Biomimetic Self-Assembly: The fundamental goal of the research proposed herein is the discovery of new methods to control molecular aggregation using hydrogen bonding and pi-stacking interactions. The simplest aggregates to be developed are disc-and washer-shaped structures composed of three of six heterocyclic """"""""building-blocks."""""""" These building blocks self-associate as a result of complementary hydrogen bonding arrays on remote edges of the aromatic systems. Two strategies for generating higher levels of self-assembly will be investigated. The first is through pi- stacking of disc- and washer-shaped aggregates in solution or in molecular or liquid crystals, forming columnar or tubular structures. The second is by addition of optically active """"""""end-capping"""""""" heterocycles that will induce formation of a continuous pi-stacked and hydrogen-bonded helical structure, similar to the disc->washer->helix transition shown by the tobacco mosaic virus protein in forming the viral capsid. An alternative approach to helical structures uses heterocyclic units with geometries that prevent closure to form discs or washers. Substituents attached to the heteroaromatic compounds will be oriented toward the center of the disc (washer) or project out from its periphery. The internal groups determine the chemical nature of the interior of the column or tube, while the peripheral substituents adjust the morphology and properties of the aggregate. Aryl substituents will enhance crystallinity, alkyl chains of intermediate length solubility in a range of solvents, and long alkyl chains liquid crystallinity. Covalently linking heterocyclic subunits allows the formation of polymeric assemblies. Applications include: (1) biomimetic viral capsids for solution encapsulation (e.g. drug-deliver), (2) designed clathrates for separation, purification, and/or optical resolution of drugs and other organic compounds, or for storage of small quantities of toxic materials, (3) ion channels, (4) crystal engineering, and (5) new columnar and tubular mesophases.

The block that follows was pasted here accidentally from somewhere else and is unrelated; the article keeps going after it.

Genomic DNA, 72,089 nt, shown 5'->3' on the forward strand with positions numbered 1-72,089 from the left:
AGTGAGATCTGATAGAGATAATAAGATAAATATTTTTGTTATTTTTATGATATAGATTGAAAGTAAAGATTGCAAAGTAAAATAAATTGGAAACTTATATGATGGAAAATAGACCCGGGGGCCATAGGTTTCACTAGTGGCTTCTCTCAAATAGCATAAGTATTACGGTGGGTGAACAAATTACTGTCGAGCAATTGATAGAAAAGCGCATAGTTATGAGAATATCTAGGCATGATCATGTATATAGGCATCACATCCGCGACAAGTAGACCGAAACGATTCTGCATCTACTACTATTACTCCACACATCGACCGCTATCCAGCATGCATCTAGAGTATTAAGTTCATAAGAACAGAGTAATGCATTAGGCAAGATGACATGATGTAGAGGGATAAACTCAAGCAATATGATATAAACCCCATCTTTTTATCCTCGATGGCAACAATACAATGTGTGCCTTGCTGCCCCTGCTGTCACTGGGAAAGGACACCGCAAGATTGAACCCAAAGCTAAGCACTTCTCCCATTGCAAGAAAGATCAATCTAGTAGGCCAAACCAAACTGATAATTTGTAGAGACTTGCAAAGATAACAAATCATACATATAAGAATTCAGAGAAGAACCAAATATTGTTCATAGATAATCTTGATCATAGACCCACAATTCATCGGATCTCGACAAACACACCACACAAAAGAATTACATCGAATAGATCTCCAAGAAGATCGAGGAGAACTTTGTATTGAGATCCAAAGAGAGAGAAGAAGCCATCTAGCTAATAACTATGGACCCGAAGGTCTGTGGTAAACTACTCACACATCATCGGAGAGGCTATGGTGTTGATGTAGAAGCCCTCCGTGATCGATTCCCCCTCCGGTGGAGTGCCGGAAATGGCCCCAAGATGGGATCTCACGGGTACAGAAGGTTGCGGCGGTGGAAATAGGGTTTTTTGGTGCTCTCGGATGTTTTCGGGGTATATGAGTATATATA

National Institute of Health (NIH)
National Institute of General Medical Sciences (NIGMS)
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Bio-Organic and Natural Products Chemistry Study Section (BNP)
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University of Illinois Urbana-Champaign
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United States
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